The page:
First National Bank of Arizona v. Cities Service Company

PETITIONER:First National Bank of Arizona
RESPONDENT:Cities Service Company
LOCATION: United States District Court for the Southern District of New York

DOCKET NO.: 23
DECIDED BY: Warren Court (1967-1969)
LOWER COURT: United States Court of Appeals for the Second Circuit

CITATION: 391 US 253 (1968)
ARGUED: Nov 09, 1967
DECIDED: May 20, 1968
GRANTED: Jan 16, 1967

ADVOCATES:
Simon H. Rifkind – for the respondent
William E. Kelly – for the petitioner

Facts of the case

Gerald Waldron filed an anti-trust action against Cities Service Co. and six other large oil companies. Waldron sought treble damages alleging a conspiracy by the oil companies to boycott Iranian oil. The trial judge limited Waldron’s discovery to depositions of certain Cities employees. After an extended period of depositions, the trial judge granted Cities summary judgment because there was no material evidence that Cities took any part in the conspiracy. The court denied Waldron’s motion of additional discovery because the court felt it would be a fishing expedition and constitute harassment. The U.S. Court of Appeals for the Second Circuit Affirmed.

Question

(1) Did the trial judge abuse his discretion in limiting Waldron’s discovery?

(2) Was summary judgment properly awarded?

Earl Warren:

Number 23 Patricia Waldron, etcetera, petitioner versus City Service Company.

Mr. Kelly.

William E. Kelly:

Please the Court.

I represent the petitioner Patricia Waldron the Executrix of the estate of her late husband Gerald B. Waldron, who is the original plaintiff in this action.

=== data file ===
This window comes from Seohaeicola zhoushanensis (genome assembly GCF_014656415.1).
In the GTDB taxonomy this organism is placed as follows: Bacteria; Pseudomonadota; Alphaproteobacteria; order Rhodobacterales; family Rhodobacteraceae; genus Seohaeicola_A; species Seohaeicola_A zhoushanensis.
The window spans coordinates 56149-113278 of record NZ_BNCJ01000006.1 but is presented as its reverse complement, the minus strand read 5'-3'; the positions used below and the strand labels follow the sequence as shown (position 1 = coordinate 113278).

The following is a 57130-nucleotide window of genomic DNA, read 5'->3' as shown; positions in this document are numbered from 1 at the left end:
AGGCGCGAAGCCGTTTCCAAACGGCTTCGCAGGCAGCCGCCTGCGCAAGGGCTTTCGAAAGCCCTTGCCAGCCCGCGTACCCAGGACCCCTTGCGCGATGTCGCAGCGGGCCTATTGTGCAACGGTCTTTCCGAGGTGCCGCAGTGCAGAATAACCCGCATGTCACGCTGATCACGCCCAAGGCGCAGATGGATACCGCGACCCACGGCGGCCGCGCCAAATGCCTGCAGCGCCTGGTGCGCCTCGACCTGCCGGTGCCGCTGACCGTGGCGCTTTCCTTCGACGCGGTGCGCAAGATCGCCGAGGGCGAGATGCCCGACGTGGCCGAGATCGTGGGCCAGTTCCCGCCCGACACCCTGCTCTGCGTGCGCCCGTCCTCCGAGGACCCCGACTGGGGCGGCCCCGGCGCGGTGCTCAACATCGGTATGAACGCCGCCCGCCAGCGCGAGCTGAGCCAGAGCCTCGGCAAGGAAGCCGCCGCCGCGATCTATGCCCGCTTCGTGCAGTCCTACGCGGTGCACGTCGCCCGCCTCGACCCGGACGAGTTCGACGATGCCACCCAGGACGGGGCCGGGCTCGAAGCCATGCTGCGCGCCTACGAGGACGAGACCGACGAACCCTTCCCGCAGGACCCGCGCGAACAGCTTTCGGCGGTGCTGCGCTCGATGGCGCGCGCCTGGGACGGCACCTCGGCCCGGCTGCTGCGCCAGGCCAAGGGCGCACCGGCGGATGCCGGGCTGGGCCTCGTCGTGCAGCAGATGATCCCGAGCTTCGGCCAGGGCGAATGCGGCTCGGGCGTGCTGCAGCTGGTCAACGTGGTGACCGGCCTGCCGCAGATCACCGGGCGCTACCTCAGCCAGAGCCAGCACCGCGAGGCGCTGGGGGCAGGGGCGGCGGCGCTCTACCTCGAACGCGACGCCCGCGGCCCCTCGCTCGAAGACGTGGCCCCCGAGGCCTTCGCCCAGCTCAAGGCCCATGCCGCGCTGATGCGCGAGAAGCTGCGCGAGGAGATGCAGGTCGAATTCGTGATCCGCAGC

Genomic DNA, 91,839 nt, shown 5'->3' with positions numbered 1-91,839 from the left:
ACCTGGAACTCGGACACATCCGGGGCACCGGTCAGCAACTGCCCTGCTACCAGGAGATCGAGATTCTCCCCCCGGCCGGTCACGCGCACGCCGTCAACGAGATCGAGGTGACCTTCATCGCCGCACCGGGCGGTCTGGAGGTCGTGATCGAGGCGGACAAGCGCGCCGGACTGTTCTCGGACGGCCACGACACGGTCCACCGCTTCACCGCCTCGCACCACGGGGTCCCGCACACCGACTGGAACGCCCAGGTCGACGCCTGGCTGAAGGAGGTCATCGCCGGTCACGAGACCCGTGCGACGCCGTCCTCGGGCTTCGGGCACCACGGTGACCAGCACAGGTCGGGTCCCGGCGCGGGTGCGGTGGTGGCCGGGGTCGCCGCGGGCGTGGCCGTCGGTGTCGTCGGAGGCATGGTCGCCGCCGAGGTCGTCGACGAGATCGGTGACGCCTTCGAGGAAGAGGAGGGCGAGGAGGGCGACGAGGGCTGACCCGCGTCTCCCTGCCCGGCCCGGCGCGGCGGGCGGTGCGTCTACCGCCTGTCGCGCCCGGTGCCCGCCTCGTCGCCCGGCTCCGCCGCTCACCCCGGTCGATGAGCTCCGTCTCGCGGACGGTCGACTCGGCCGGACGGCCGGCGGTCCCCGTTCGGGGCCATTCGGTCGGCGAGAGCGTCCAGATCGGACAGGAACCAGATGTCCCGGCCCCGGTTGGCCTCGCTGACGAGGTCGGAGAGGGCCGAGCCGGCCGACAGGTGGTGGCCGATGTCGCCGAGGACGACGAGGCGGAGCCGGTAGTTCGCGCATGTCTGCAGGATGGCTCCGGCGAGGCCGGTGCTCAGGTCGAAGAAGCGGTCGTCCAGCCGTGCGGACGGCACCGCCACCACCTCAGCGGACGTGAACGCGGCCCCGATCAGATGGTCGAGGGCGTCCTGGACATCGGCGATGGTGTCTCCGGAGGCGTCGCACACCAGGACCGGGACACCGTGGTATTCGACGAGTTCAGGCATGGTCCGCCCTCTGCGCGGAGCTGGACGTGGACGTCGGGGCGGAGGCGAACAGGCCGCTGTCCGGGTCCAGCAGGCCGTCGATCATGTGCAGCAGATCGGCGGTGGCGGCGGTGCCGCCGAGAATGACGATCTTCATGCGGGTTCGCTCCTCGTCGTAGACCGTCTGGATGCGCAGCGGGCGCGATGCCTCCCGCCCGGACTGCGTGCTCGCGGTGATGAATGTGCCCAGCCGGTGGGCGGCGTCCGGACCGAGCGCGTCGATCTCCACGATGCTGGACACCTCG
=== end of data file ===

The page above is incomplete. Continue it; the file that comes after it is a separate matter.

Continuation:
For the purposes of simplicity the parties on this appeal continue to refer to Mr. Waldron as the petitioner or the plaintiff.

A word of background; in 1951 Iran nationalized its oil resources.

Up until this time and for many years the Anglo-Iranian Oil Company, one of the defendants in this action, now known as British Petroleum had operated the Iranian oil industry under a long term concession.

The act of nationalization in effect kicked the British out.

The British retaliated and in this case when I refer to the British, I refer to the British government as well because British Petroleum is 51% owned by the British government, retaliated by a boycott on Iranian oil.

The other defendants in this action who are the international major oil companies respected this boycott with the result that the Iranians from the spring of 1951, indeed throughout the entire period of time we refer to were unable to sell any oil in the world markets.

In 1952 plaintiff who conceitedly did not have any experience in the oil business up to that time nonetheless obtained a contract from the Iranian Government allowing him to purchase an enormous amount of oil, 50 million metric tons of oil at significant discounts below the posted Persian Gulf prices.

Thereafter he attempted to sell this oil in the United States approaching over 50 independent oil companies and he was unable to sell a single drop of that oil.

One of the companies he approached was the respondent Cities Service and it is that particular aspect of the case that is before the Court today.

His contract expired in the summer, 1953.

The action itself was commenced on June 11, 1956.

It is of course an action, treble damage anti-trust action, a private antitrust action.

Almost immediately the defendants claiming one case at least that they never heard of plaintiff obtained a stay of plaintiff’s discovery in order to permit them to depose him and to frame answers in response to the complaint.

That stay which was obtained in early July 1956 has been enforced throughout the entire ligation, 11 years.

It in enforced today but plaintiff has been under that state for the entire period of this litigation.

He has had no opportunity to conduct any general discovery whatever.

In 1960 —

Earl Warren:

What date was that, you were saying.

William E. Kelly: